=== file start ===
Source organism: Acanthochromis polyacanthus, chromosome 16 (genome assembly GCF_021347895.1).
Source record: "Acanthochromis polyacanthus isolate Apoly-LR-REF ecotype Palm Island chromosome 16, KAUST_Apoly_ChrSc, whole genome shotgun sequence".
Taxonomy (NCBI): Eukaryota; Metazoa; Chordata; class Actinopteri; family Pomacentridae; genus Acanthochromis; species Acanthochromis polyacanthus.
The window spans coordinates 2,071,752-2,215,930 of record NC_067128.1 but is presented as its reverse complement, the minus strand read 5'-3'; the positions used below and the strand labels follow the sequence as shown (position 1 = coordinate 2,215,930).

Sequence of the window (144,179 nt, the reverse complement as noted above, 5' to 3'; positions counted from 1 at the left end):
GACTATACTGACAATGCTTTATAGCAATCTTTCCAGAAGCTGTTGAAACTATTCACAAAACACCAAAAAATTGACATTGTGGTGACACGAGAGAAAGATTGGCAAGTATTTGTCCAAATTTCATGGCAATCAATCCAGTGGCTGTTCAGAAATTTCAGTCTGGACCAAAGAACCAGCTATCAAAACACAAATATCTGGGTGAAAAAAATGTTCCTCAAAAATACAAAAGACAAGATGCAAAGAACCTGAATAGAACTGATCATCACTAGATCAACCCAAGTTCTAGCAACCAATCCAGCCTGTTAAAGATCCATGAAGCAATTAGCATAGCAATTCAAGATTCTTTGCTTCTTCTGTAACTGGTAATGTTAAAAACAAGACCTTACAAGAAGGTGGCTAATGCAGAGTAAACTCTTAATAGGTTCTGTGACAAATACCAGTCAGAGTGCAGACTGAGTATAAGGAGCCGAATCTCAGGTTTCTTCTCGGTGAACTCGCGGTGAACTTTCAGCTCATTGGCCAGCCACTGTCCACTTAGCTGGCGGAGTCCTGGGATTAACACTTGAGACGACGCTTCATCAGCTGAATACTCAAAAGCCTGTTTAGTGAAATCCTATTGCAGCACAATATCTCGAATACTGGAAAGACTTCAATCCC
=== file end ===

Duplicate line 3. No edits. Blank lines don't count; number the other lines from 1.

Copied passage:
Taxonomy (NCBI): Eukaryota; Metazoa; Chordata; class Actinopteri; family Pomacentridae; genus Acanthochromis; species Acanthochromis polyacanthus.